(Natural News) Meditation can help clear your mind or promote good sleep. But did you know that guided imagery, a form of “guided meditation,” can be used as an effective form of stress management?
What is guided imagery?
Visualization and guided imagery techniques are often used for stress management. Individuals who practice these techniques create a detailed mental image of an attractive and peaceful environment or setting. (Related: Clinical massage and guided imagery are low-cost alternatives to treating anxiety and insomnia.)
While guided imagery can be practiced in isolation, it is usually combined with physical relaxation techniques, like progressive muscle relaxation and massage.
Guided imagery is sometimes paired with physical relaxation techniques to help individuals associate the sensations of relaxation with a peaceful visual image. This way, you can easily remember the physical sensations of relaxation in future practice sessions using imagery alone.
Guided imagery techniques can help individuals relax because of the following reasons.
- Guided imagery techniques use an element of distraction to help redirect your attention away from stressors and towards an alternative focus.
- The techniques feature “a non-verbal instruction or direct suggestion to the body and unconscious mind.” This suggestion can help you act as if the peaceful, safe, and relaxing environment that you imagine is real.
- Guided imagery can work through the associative process described above. Scenes can eventually function as a learned cue or trigger that can help you recall memories and sensations from past relaxation practice.
Imagery techniques are considered a form of guided meditation. Like other forms of meditation, guided imagery aims to help individuals learn how to detach themselves from their “moment to moment fixation on the contents of their minds” so they can focus on cultivating a relaxed detachment.
This relaxed detachment will allow you to become an observer in the different sensations and thoughts running through your mind. With enough practice, you can use imagery techniques to experience this meditative learning.
Guided imagery is a beneficial stress management technique because it offers insight, relaxation, and wisdom. With practice, this free stress-relieving technique can be done almost anywhere.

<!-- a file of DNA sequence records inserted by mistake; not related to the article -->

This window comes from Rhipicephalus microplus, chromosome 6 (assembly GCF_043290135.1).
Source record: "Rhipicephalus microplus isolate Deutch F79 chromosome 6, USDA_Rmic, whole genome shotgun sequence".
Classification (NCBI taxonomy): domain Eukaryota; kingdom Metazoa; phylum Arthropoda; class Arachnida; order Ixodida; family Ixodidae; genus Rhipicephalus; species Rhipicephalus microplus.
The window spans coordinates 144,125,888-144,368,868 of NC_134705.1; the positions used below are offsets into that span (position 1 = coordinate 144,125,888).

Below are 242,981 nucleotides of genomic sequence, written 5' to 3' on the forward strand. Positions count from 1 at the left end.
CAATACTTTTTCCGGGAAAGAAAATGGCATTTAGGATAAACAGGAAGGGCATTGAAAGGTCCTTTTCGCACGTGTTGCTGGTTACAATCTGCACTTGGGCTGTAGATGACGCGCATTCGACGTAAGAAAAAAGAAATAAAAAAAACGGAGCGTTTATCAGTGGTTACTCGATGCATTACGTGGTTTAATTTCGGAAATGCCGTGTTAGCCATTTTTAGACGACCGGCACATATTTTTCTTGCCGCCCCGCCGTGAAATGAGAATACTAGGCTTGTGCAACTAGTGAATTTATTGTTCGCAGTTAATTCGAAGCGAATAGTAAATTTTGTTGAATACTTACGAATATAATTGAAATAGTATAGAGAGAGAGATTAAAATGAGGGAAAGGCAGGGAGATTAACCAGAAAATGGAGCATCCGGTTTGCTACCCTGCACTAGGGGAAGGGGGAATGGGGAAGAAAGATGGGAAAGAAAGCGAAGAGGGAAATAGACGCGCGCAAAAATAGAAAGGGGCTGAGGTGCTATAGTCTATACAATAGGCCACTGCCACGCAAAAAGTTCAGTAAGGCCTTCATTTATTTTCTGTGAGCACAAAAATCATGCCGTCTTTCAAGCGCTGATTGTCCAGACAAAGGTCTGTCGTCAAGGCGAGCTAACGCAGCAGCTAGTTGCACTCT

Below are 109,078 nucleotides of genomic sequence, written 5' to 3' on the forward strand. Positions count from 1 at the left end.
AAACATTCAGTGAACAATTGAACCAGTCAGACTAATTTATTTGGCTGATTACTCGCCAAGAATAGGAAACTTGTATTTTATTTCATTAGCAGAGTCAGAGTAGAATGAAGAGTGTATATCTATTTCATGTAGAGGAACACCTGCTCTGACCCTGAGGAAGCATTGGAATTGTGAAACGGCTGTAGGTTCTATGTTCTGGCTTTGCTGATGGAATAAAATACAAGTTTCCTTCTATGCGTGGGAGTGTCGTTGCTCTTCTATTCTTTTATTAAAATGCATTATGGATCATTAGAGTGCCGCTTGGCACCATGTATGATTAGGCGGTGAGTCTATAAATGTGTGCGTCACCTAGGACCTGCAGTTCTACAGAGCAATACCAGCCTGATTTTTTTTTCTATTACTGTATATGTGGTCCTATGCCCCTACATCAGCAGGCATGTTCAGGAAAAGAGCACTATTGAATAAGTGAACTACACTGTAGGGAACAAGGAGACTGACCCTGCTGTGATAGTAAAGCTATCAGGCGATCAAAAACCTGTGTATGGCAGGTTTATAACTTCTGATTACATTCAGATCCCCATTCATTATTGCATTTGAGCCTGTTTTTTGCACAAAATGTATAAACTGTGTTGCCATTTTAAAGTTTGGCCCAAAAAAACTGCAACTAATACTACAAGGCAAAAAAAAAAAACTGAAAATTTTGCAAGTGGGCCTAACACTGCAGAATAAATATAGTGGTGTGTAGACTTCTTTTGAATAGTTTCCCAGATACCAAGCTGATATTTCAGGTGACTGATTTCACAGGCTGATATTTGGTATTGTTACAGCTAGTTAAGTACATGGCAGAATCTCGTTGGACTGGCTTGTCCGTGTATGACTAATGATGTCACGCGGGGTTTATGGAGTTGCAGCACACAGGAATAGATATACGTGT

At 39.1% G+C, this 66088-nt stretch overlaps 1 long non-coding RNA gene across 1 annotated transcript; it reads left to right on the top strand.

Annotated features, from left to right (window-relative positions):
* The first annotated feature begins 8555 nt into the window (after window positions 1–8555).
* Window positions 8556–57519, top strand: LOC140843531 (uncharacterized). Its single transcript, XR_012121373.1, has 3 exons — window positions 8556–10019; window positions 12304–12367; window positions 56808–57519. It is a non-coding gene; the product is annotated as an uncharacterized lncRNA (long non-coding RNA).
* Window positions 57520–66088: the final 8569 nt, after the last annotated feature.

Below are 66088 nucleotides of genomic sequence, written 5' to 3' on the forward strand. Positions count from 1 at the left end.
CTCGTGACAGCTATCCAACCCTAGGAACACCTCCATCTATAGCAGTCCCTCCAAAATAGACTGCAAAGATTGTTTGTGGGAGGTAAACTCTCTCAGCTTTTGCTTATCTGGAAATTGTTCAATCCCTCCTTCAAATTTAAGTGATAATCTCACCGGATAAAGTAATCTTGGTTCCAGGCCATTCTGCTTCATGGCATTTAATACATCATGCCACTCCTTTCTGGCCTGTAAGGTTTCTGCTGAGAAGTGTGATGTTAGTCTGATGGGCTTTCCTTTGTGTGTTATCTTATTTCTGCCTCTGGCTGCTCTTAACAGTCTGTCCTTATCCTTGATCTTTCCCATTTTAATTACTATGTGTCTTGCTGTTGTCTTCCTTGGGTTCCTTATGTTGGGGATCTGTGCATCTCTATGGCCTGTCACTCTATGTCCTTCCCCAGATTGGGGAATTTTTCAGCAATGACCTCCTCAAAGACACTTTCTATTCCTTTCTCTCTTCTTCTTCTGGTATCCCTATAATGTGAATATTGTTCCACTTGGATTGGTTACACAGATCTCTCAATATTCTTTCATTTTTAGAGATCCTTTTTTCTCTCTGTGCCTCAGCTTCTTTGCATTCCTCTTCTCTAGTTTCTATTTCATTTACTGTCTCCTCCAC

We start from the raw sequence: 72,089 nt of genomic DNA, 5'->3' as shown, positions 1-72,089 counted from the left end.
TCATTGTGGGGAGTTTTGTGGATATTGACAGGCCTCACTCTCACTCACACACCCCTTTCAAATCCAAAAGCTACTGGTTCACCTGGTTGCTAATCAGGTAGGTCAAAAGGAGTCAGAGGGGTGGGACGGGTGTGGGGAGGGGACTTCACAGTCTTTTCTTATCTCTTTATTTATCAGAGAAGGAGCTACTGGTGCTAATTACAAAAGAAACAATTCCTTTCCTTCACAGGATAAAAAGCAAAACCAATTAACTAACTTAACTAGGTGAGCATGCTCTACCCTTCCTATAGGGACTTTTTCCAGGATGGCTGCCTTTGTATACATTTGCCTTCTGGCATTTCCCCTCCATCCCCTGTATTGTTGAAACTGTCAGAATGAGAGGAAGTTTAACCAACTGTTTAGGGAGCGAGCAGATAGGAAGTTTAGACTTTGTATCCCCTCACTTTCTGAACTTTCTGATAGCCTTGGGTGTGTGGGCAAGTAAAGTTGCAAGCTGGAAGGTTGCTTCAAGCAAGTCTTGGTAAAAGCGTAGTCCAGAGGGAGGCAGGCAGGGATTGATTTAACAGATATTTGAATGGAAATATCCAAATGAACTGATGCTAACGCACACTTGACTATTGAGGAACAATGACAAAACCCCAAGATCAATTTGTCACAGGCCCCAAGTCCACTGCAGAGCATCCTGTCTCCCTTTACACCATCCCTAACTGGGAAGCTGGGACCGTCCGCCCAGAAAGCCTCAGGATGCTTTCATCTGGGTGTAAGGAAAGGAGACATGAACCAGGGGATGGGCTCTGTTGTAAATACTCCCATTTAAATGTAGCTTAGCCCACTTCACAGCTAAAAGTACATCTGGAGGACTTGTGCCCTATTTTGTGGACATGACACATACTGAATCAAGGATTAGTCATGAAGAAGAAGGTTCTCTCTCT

Additionally, the technique can help relieve physical tension and psychological stress at the same time. Guided imagery helps distract you from your stressors so you can get into a more positive frame of mind.
Guided imagery doesn’t require expensive equipment. All you need is your imagination and concentration abilities. However, like most techniques that require mental concentration, it is best to practice guided imagery in a quiet room without any distracting stimulation.
In 2005, Dr. Elisha Goldstein, a psychologist, conducted research on guided meditation. The study involved volunteers who practiced a guided meditation exercise (similar to the one detailed below) for five minutes daily.
The study findings suggest that guided meditation exercises can help significantly reduce stress levels and enhance feelings of well-being compared to control subjects.
How to practice guided imagery
There are different ways to use visual imagery for stress management. But if you wish to practice the method yourself, follow the steps detailed below.
- Go to a private room and make yourself comfortable.
- Take slow, deep breaths to center your attention and calm yourself.
- Close your eyes.
- Imagine yourself in a beautiful location. You can think of any location, like the beach or your bedroom, as long as the place makes you feel safe and calm.
- Imagine yourself becoming calm and relaxed. Another option is to imagine yourself smiling, being happy, and enjoying yourself.
- Concentrate on the different sensory attributes present in your scene to make it more vivid in your imagination. If you thought of the beach, imagine the warm sunshine on your skin and the sand in your toes. Invoke your senses to make the whole image more vivid.
- Stay in the scene and spend at least five to 10 minutes exploring its various sensory aspects. Spend as much as you want immersing yourself in the scene, until you feel relaxed.
- Once you’re relaxed, tell yourself that you can come back to this place any time you want or need to relax.
- Open your eyes again and focus on the real world.